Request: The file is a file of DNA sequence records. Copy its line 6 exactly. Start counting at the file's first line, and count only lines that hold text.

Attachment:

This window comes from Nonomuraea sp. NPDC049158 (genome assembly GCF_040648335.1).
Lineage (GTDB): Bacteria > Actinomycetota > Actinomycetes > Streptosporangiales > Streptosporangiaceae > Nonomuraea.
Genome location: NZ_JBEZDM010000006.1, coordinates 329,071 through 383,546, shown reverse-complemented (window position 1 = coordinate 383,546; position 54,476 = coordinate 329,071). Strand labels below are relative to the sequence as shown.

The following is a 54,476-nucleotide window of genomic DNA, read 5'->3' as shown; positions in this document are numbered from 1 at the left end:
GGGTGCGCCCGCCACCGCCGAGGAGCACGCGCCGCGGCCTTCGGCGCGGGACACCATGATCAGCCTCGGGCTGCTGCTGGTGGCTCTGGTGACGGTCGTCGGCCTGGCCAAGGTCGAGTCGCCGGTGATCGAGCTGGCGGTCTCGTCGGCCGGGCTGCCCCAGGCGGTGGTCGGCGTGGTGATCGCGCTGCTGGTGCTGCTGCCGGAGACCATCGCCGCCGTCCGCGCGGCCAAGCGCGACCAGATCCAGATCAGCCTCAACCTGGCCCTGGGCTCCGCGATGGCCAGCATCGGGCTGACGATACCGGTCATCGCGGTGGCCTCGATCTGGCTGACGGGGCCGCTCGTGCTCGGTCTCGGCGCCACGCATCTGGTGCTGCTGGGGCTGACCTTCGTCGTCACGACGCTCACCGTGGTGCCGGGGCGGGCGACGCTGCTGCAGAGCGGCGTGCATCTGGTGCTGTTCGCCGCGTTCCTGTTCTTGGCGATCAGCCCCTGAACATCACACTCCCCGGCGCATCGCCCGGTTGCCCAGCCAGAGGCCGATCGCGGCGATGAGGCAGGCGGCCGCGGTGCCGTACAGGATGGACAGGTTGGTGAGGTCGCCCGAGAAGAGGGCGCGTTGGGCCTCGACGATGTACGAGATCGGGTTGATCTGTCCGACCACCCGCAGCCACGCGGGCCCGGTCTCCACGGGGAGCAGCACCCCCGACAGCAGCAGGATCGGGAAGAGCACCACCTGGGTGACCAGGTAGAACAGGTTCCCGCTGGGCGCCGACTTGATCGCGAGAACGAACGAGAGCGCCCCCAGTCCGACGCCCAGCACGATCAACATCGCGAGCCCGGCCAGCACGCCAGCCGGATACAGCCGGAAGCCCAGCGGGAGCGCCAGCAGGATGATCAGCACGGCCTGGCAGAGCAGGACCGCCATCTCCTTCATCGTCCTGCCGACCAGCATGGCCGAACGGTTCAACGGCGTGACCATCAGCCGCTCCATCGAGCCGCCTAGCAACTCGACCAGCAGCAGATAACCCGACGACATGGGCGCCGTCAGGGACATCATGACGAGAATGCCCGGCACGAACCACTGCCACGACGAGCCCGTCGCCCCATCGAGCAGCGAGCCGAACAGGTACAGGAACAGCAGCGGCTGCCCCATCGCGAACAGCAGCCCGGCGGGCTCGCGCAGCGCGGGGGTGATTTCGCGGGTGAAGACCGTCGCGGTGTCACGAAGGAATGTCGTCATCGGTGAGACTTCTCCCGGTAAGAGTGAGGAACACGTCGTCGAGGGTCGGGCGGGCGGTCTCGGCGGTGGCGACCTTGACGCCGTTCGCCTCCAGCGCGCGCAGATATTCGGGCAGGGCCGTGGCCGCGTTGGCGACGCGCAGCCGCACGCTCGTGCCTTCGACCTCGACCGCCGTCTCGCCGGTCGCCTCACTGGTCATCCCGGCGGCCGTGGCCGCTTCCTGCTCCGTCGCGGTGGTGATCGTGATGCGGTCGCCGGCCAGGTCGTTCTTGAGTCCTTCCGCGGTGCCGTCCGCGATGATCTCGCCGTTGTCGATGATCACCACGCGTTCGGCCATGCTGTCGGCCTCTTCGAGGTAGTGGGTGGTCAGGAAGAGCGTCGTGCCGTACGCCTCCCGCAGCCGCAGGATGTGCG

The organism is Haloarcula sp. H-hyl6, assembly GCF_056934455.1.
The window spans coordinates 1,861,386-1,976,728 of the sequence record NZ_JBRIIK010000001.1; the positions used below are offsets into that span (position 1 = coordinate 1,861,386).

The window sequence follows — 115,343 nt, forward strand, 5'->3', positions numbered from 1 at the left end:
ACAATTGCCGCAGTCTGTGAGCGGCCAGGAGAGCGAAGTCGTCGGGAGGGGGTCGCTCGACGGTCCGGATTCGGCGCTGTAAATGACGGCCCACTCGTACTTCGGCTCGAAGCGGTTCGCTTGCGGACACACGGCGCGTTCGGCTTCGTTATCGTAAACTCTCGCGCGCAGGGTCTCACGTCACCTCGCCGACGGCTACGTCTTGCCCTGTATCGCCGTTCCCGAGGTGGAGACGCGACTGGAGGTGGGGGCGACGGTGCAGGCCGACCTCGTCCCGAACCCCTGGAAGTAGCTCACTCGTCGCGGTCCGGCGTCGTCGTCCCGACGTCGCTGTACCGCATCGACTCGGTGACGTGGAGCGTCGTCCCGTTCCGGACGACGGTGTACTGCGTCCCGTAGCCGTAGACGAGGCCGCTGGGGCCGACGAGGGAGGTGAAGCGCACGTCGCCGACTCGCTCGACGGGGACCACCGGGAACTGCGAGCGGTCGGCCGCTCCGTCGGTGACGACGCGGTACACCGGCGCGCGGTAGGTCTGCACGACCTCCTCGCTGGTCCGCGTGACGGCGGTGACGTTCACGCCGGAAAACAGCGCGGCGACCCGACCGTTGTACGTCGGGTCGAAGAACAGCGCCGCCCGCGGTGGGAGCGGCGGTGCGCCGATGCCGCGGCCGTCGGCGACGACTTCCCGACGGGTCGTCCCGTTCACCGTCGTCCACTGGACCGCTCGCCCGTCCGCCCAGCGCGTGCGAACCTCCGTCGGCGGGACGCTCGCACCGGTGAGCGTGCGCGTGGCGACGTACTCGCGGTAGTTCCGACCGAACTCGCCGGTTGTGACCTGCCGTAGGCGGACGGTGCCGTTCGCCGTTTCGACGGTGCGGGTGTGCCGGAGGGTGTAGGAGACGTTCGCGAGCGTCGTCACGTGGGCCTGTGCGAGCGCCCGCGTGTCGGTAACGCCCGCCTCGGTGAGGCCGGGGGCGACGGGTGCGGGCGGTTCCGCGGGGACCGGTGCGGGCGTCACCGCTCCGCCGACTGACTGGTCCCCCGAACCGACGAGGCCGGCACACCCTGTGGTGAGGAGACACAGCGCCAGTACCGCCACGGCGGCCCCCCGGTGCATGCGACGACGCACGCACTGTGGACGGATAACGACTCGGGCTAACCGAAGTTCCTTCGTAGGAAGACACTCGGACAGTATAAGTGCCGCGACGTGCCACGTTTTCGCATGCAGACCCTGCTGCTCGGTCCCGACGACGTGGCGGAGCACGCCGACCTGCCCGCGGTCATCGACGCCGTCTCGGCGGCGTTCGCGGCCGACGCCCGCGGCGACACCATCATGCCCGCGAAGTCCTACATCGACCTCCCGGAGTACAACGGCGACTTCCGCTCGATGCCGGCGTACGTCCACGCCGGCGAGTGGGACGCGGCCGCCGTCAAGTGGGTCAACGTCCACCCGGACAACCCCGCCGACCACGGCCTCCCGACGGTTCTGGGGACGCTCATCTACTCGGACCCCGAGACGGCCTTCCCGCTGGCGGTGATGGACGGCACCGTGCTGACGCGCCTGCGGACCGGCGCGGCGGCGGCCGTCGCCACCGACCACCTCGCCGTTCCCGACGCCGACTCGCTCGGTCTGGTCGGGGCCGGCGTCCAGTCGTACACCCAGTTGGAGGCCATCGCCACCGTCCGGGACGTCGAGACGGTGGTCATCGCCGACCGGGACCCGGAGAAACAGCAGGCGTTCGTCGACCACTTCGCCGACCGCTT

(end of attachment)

The organism is Haloarcula sp. H-hyl6, assembly GCF_056934455.1.